Internal affairs

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The 2 p.m. premiere of blessing the boats was packed — surprising, considering that there’s a beautiful Saturday afternoon out there and Sekou Sundiata’s “performance essay” is a play about the relationship between one man and his kidneys. Enough people apparently found this premise compelling enough to to fill the Emmett Robinson Theatre, which, if nothing else, renews this Spoleto critic’s faith in the future of drama.

But before I go there, let me take a moment, if I can to heap the vilest of curses upon the technological public snafu called The Radius — ostensibly the free, city-spanning wireless internet “cloud” created by the the Evening Post Co. and a local ISP. To call The Radius worthless would be an insult to worthless things everywhere. In years past, the Lowbrow has always been able to steal a few minutes between Spoleto shows downtown and duck into Port City Java at the corner of King and Calhoun, where he enjoyed a free wireless connection and a good cup of pick-me-up. Now, though, Port City Java is history, and the space is sitting empty — waiting, I’m told by those who know, to become the home of Calhoun Street’s third Starbucks. (!) The Radius was supposed to have eliminated the need for the wireless hunt, but in the rare instances when a signal can be found, it’s weak as wet tissue and the only page that comes up is a nonfunctional “registration” page. It’s a boondoggle of epic proportions, and thank god no taxpayers’ money went into it. End rant. And a big shout-out to Kudu Coffee for great joe and a good signal.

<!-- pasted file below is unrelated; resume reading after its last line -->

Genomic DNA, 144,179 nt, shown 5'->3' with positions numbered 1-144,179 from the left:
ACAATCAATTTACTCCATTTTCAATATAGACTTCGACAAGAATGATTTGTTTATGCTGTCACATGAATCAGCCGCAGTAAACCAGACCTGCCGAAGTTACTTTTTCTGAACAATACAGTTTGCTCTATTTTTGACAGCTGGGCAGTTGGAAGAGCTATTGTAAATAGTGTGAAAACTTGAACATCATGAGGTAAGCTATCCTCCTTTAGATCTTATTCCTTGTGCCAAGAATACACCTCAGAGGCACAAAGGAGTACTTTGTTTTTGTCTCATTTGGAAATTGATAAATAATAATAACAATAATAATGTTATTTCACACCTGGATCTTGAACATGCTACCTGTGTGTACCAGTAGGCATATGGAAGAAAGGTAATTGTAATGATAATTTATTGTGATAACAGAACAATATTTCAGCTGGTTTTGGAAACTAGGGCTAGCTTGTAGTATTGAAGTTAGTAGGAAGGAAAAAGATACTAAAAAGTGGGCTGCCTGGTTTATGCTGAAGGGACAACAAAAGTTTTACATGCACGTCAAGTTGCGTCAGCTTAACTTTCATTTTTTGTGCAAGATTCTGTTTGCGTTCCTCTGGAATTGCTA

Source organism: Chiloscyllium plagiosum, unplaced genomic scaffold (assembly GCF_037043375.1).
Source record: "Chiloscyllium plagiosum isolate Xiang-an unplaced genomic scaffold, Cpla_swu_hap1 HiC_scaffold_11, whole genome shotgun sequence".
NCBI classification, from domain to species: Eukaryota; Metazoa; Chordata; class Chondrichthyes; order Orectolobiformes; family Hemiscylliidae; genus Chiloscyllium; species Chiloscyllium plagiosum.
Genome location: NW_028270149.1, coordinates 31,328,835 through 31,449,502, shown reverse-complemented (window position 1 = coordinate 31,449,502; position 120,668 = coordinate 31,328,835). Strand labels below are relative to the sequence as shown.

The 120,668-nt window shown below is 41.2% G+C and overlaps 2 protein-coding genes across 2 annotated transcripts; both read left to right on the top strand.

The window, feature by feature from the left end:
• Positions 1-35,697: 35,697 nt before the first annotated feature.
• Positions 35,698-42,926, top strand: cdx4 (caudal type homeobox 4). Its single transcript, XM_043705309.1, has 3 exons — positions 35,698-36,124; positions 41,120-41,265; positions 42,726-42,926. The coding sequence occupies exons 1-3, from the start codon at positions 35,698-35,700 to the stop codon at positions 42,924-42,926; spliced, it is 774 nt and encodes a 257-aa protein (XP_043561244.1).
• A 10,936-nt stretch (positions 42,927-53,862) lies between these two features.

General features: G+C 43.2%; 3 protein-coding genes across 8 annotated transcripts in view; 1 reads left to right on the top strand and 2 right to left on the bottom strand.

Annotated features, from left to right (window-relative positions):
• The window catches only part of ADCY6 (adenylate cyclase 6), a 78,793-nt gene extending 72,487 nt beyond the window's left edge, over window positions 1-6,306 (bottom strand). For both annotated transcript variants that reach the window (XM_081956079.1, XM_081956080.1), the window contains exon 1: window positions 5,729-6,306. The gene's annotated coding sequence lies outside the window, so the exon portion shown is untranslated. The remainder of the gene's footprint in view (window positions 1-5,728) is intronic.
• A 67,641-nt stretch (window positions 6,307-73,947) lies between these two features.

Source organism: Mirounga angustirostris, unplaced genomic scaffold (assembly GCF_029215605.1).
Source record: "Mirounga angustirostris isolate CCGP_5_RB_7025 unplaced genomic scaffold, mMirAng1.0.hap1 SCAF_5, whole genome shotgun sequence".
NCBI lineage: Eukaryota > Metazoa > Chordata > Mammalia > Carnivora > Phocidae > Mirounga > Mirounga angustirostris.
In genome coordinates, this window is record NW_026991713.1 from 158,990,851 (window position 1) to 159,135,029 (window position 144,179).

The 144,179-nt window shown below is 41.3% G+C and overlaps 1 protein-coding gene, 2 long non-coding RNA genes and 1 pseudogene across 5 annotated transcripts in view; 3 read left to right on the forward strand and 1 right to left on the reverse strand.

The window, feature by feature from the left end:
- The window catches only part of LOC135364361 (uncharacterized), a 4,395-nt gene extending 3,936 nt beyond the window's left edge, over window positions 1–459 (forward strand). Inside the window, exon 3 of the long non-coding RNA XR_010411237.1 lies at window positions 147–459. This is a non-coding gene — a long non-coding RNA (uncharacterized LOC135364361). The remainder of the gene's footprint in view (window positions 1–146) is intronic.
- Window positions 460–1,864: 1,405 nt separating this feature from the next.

Back to blessing the boats. Sekou Sundiata has a wonderful voice and a remarkable gift for using language to its most lyrical effect. His multimedia performance was engaging and original; I just wish he’d been using those gifts to craft a dramatic conflict about something other than an internal organ. After about 30 minutes of listing to him talk about Menixidil, hemodialysis, ACE inhibitors, vasoseizures, urethral catheters, and the like, the Lowbrow was feeling distinctly queasy and recalling afresh exactly why he decided against medical school.

A first-person monologue can yield a powerful performance. Mike Daisey’s unscripted performances pieces have comprised some of my favorite Spoleto moments. I wanted to enjoy Sundiata’s multimedia theatre work, I really did. But his self-referencing narrative was a pity party that seemed to consist of nothing but me’s and I’s. I began by sympathizing with his illness and his plight. But an hour and a half later, all I wanted was to could get out of there and get my hands on a bottle of Pepto Bismol.

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